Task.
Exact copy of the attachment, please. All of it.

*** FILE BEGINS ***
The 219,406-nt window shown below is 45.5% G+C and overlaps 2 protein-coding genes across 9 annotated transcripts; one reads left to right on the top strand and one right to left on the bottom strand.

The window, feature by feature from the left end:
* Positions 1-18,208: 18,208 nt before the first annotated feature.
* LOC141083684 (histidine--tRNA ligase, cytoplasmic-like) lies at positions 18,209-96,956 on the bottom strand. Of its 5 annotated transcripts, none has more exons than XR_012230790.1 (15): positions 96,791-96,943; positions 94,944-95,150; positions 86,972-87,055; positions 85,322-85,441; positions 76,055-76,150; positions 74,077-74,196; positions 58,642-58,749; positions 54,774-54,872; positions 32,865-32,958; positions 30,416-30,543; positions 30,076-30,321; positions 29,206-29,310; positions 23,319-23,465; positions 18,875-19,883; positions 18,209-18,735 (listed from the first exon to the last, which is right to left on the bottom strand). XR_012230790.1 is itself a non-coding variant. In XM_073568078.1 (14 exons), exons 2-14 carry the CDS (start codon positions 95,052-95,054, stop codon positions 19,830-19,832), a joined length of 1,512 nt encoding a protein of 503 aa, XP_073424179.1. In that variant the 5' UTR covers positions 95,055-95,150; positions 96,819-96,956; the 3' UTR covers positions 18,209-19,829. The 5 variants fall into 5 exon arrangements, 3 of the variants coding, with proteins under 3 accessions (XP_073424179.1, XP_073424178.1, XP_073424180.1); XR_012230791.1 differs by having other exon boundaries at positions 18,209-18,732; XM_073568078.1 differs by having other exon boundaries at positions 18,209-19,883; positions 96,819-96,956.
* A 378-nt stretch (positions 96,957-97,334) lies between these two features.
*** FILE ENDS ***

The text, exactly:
The 219,406-nt window shown below is 45.5% G+C and overlaps 2 protein-coding genes across 9 annotated transcripts; one reads left to right on the top strand and one right to left on the bottom strand.

The window, feature by feature from the left end:
* Positions 1-18,208: 18,208 nt before the first annotated feature.
* LOC141083684 (histidine--tRNA ligase, cytoplasmic-like) lies at positions 18,209-96,956 on the bottom strand. Of its 5 annotated transcripts, none has more exons than XR_012230790.1 (15): positions 96,791-96,943; positions 94,944-95,150; positions 86,972-87,055; positions 85,322-85,441; positions 76,055-76,150; positions 74,077-74,196; positions 58,642-58,749; positions 54,774-54,872; positions 32,865-32,958; positions 30,416-30,543; positions 30,076-30,321; positions 29,206-29,310; positions 23,319-23,465; positions 18,875-19,883; positions 18,209-18,735 (listed from the first exon to the last, which is right to left on the bottom strand). XR_012230790.1 is itself a non-coding variant. In XM_073568078.1 (14 exons), exons 2-14 carry the CDS (start codon positions 95,052-95,054, stop codon positions 19,830-19,832), a joined length of 1,512 nt encoding a protein of 503 aa, XP_073424179.1. In that variant the 5' UTR covers positions 95,055-95,150; positions 96,819-96,956; the 3' UTR covers positions 18,209-19,829. The 5 variants fall into 5 exon arrangements, 3 of the variants coding, with proteins under 3 accessions (XP_073424179.1, XP_073424178.1, XP_073424180.1); XR_012230791.1 differs by having other exon boundaries at positions 18,209-18,732; XM_073568078.1 differs by having other exon boundaries at positions 18,209-19,883; positions 96,819-96,956.
* A 378-nt stretch (positions 96,957-97,334) lies between these two features.